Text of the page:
Nearly 100 percent of Seattle’s new tax on the distribution of sweetened beverages has been passed on to consumers through higher in-store prices, a new report estimates.
The report stares,
Key findings: Six months after implementation, this study finds that the tax on sugary beverages incurred by distributors is being passed through to consumers via higher retail prices of these beverages. This confirms the hypothesized result of the tax. (A separate study of the impact of the tax on beverage consumption is underway.)
On average, prices increased for nearly all beverages types subject to the tax.
In Seattle, averaging across all store types and beverage types, the price of beverages subject to the tax in Seattle increased by an average of 1.70 cents per ounce, over and above increases seen in the comparison area. Since the tax is 1.75 cents per ounce, this indicates 97% price pass-through of the tax on average.
Price increases differed by beverage type.
In Seattle, all beverages subject to the tax increased significantly in price, with the exception of the caloric flavor-syrup add-on at coffee shops. The average pass-through rate by beverage type for beverages subject to the tax ranged from 62% for bottled sugary coffee beverages to 111% for energy beverages. The average pass- through rate for soda was 102%.
Price increases in Seattle differed by store type.
In supermarkets and superstores: while the price of taxed beverages increased (with average pass-through of 86%), the price of non-taxed beverages did not increase significantly.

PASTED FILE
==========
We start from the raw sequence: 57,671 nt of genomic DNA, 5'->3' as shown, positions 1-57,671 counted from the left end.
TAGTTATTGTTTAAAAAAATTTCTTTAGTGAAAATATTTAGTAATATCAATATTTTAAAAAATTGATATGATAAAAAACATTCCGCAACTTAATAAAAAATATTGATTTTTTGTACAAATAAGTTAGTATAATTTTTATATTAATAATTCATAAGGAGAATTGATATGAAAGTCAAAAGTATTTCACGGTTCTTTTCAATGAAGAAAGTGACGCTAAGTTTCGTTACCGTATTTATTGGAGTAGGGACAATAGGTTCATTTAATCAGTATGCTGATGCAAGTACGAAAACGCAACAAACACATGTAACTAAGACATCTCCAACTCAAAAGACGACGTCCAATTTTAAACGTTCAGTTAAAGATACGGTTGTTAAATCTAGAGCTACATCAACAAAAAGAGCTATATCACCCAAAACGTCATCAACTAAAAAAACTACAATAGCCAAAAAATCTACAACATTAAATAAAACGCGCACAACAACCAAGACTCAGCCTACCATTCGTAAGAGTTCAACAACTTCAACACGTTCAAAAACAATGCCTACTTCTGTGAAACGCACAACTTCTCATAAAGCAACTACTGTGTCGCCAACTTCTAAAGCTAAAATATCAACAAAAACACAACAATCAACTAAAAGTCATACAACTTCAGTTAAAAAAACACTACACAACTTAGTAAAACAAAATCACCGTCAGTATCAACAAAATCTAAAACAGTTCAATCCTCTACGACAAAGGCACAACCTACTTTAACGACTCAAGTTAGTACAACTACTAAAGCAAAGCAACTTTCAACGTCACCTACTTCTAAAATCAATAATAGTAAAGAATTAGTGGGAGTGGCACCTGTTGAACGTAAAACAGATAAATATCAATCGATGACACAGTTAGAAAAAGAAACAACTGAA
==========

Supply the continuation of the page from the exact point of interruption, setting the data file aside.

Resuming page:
In grocery stores, drug stores, and small stores: the price of taxed beverages increased significantly, with an average pass-through greater than 100% (1.82 cents per ounce in grocery and drug stores and 1.80 cents per ounce in small stores). In these store categories, on average the price of non-taxed beverages also increased significantly. The price increase was 0.47 cents per ounce in grocery and drug stores and 0.77 cents per ounce
in small stores (which equals 27% and 44% of the size of the tax). In these types of stores, the price increases among non-taxed beverages appears to be due to increases in the price of diet soda, diet energy beverages, and to a lesser extent, bottled tea and diet sports beverages. The price of bottled water did not increase and, in the majority of store types, the price of milk also did not increase.
The ST explains how the tax flows down to consumers.
Seattle’s tax of 1.75 cents per fluid ounce, which took effect in January 2018, is charged to distributors of sugar-sweetened beverages. But the distributors can pass the tax on to stores and the stores can pass the tax on to consumers.
Of course they do. If the tax were designed to reduce consumption of sugary stuff, it would only work if it resulted in price increase to consumers. The Seattle tax led to Initiative 1634, which preempts local grocery and soda taxes (though it leaves Seattle’s soda tax in place). Voters overwhelmingly passed the measure last November.